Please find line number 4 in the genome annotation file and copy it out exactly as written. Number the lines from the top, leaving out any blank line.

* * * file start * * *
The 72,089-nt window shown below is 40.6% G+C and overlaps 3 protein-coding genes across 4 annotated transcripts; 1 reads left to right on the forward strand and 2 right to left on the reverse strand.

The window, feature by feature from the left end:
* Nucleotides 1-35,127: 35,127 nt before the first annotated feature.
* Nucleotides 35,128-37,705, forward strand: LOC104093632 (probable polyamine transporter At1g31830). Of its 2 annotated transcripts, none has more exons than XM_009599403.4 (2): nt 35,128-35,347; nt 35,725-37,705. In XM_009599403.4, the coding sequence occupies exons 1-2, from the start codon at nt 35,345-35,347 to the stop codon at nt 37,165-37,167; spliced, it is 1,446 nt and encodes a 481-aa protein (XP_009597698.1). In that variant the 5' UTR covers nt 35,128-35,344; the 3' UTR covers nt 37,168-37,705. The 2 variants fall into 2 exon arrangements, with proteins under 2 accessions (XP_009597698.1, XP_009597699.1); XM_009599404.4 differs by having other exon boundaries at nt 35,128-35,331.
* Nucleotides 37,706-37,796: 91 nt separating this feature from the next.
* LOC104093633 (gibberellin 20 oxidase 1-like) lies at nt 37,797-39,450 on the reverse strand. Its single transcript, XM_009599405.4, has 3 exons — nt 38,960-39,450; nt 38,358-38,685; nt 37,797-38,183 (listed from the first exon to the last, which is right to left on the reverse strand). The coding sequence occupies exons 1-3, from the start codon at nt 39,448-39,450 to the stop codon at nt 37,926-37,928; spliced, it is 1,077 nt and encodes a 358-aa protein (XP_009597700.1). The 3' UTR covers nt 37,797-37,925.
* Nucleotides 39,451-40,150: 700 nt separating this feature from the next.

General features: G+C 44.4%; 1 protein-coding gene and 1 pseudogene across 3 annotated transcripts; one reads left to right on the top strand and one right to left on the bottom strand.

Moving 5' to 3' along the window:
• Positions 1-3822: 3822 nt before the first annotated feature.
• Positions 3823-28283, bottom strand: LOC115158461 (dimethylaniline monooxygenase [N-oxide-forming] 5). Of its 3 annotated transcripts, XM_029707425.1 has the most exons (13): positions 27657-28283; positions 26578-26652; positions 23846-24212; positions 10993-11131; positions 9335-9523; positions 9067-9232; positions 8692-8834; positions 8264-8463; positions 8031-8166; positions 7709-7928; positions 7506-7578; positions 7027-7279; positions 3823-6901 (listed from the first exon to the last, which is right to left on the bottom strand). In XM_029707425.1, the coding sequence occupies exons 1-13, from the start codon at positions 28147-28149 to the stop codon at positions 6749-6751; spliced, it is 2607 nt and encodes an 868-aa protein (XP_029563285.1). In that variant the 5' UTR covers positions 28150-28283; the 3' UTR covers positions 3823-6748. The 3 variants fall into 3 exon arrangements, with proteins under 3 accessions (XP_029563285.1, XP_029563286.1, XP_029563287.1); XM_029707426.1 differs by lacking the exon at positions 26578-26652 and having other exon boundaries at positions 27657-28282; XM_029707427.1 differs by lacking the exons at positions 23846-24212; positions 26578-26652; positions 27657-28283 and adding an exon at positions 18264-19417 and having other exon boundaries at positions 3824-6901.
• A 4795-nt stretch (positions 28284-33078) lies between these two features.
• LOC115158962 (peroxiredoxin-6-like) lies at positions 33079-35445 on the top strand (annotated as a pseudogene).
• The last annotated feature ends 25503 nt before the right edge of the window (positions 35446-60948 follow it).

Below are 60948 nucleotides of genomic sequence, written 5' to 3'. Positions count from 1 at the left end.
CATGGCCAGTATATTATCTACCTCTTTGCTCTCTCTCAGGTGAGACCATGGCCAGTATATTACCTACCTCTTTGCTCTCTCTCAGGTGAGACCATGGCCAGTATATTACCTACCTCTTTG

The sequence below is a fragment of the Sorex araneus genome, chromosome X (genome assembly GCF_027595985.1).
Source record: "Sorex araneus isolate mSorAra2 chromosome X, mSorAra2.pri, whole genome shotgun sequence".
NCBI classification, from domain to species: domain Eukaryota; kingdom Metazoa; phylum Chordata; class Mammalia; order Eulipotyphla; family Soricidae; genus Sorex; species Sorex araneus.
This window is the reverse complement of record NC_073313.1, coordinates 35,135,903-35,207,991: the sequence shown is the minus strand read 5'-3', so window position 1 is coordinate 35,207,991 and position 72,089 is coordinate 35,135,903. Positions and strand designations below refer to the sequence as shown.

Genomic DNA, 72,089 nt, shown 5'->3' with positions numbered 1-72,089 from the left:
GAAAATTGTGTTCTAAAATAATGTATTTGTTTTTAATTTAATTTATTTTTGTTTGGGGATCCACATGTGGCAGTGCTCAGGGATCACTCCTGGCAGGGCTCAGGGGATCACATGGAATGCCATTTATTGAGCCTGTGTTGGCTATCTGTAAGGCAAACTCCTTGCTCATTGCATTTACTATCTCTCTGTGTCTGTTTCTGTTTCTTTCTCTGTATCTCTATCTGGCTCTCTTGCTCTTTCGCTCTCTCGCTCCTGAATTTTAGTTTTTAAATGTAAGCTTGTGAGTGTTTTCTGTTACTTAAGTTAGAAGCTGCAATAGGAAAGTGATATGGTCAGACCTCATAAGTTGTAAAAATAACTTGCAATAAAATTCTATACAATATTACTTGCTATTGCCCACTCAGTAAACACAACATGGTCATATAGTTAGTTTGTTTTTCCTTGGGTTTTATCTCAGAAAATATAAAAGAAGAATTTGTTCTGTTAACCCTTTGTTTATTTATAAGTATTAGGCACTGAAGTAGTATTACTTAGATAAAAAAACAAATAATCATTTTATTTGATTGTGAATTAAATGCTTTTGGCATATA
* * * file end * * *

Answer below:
* Nucleotides 35,128-37,705, forward strand: LOC104093632 (probable polyamine transporter At1g31830). Of its 2 annotated transcripts, none has more exons than XM_009599403.4 (2): nt 35,128-35,347; nt 35,725-37,705. In XM_009599403.4, the coding sequence occupies exons 1-2, from the start codon at nt 35,345-35,347 to the stop codon at nt 37,165-37,167; spliced, it is 1,446 nt and encodes a 481-aa protein (XP_009597698.1). In that variant the 5' UTR covers nt 35,128-35,344; the 3' UTR covers nt 37,168-37,705. The 2 variants fall into 2 exon arrangements, with proteins under 2 accessions (XP_009597698.1, XP_009597699.1); XM_009599404.4 differs by having other exon boundaries at nt 35,128-35,331.